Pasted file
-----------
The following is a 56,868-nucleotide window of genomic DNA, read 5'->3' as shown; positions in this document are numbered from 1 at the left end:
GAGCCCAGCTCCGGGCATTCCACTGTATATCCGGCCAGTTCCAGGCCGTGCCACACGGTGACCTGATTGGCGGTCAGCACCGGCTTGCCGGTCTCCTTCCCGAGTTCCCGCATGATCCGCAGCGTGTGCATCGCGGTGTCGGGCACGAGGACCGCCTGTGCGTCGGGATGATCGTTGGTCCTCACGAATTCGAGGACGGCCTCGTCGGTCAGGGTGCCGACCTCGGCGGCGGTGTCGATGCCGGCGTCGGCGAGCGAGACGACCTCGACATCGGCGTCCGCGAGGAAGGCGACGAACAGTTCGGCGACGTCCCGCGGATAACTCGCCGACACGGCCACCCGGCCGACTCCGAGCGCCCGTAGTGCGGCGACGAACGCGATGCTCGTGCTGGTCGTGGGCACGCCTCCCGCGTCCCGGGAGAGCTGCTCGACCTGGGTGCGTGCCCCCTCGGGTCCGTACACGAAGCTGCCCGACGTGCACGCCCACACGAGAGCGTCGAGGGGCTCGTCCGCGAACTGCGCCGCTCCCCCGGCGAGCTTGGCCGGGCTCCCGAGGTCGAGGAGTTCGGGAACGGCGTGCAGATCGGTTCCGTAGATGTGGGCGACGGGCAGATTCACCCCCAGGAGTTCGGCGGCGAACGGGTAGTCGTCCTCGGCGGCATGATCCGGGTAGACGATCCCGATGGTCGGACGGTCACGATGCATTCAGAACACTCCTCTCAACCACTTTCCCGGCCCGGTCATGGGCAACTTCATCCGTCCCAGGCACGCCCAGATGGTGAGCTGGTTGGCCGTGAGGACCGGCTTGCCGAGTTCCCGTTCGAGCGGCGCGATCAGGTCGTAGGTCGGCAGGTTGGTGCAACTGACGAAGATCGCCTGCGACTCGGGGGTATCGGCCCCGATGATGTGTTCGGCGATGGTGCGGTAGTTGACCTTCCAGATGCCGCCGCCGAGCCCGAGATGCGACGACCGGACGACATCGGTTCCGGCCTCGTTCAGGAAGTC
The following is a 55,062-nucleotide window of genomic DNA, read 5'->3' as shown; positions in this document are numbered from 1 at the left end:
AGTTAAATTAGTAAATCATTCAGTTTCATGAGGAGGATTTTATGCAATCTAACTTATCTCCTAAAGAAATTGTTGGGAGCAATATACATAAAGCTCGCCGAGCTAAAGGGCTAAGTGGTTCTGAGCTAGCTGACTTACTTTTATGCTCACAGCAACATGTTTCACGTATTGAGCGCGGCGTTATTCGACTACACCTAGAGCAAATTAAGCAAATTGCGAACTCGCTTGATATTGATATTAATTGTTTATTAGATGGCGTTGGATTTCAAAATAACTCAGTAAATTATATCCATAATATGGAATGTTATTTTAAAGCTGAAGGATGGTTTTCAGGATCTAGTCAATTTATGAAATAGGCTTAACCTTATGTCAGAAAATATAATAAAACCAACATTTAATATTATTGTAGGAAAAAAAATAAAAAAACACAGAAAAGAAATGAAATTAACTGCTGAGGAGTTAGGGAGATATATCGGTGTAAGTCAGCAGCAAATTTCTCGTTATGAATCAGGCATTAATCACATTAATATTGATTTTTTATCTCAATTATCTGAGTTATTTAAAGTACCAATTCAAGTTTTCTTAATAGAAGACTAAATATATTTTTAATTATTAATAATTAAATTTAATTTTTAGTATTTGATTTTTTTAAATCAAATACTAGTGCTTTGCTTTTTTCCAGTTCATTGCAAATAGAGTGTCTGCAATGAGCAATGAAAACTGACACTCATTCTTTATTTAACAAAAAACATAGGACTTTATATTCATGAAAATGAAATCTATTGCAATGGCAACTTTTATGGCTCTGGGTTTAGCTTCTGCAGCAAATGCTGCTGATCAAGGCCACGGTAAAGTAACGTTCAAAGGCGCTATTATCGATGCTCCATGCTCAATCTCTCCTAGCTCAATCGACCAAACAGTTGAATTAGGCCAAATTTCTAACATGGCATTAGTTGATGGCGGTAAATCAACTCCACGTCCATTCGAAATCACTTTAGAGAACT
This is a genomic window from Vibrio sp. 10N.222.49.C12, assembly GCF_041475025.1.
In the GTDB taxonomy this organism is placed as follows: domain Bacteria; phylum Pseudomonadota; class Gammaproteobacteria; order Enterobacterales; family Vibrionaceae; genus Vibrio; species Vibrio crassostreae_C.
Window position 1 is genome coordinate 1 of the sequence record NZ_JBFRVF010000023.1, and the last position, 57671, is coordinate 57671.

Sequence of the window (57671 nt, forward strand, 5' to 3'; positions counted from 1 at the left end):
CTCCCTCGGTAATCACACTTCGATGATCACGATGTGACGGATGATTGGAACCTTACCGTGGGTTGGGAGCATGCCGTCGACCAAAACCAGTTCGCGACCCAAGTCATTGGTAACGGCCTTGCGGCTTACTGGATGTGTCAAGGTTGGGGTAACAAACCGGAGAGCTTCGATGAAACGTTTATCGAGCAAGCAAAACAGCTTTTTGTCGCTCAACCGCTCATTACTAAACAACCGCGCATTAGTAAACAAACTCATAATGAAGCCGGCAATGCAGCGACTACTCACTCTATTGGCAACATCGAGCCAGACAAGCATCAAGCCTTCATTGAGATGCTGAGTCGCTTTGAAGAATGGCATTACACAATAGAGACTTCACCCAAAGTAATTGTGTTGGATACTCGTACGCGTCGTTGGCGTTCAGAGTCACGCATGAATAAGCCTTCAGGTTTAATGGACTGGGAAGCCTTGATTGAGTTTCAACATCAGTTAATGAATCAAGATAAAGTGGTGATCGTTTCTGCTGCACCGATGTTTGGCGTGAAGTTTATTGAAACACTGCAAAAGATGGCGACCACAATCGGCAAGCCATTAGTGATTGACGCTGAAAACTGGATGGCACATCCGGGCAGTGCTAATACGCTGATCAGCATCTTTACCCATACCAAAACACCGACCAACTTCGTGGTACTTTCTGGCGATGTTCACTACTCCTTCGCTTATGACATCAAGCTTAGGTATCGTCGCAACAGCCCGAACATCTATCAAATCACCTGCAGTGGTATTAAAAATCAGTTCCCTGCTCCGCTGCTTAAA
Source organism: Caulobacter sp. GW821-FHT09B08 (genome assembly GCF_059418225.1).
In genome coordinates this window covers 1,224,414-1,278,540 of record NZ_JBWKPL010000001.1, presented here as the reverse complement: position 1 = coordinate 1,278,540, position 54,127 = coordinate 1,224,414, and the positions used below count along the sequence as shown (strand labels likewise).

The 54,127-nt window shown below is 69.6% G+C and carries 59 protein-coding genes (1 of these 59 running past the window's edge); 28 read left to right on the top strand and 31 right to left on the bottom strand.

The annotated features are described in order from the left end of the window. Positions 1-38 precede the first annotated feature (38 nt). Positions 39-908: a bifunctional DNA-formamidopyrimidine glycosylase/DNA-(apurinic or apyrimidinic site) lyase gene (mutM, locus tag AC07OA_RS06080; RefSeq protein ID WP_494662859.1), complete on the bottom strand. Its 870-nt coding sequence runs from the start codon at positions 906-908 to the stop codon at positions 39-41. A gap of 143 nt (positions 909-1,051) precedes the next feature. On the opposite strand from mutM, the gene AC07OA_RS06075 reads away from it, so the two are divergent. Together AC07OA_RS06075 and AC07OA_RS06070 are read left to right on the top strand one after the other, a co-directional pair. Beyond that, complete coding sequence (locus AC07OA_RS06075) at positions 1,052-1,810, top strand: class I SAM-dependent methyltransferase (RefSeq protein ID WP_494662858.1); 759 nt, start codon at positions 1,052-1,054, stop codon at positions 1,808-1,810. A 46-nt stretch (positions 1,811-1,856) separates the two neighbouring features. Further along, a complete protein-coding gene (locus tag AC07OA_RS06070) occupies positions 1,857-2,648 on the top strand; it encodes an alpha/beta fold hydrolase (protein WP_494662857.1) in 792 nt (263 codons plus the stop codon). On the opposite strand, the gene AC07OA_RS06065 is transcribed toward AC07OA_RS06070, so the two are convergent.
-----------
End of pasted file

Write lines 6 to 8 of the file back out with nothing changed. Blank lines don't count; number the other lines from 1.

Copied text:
In the GTDB taxonomy this organism is placed as follows: domain Bacteria; phylum Pseudomonadota; class Gammaproteobacteria; order Enterobacterales; family Vibrionaceae; genus Vibrio; species Vibrio crassostreae_C.
Window position 1 is genome coordinate 1 of the sequence record NZ_JBFRVF010000023.1, and the last position, 57671, is coordinate 57671.

Sequence of the window (57671 nt, forward strand, 5' to 3'; positions counted from 1 at the left end):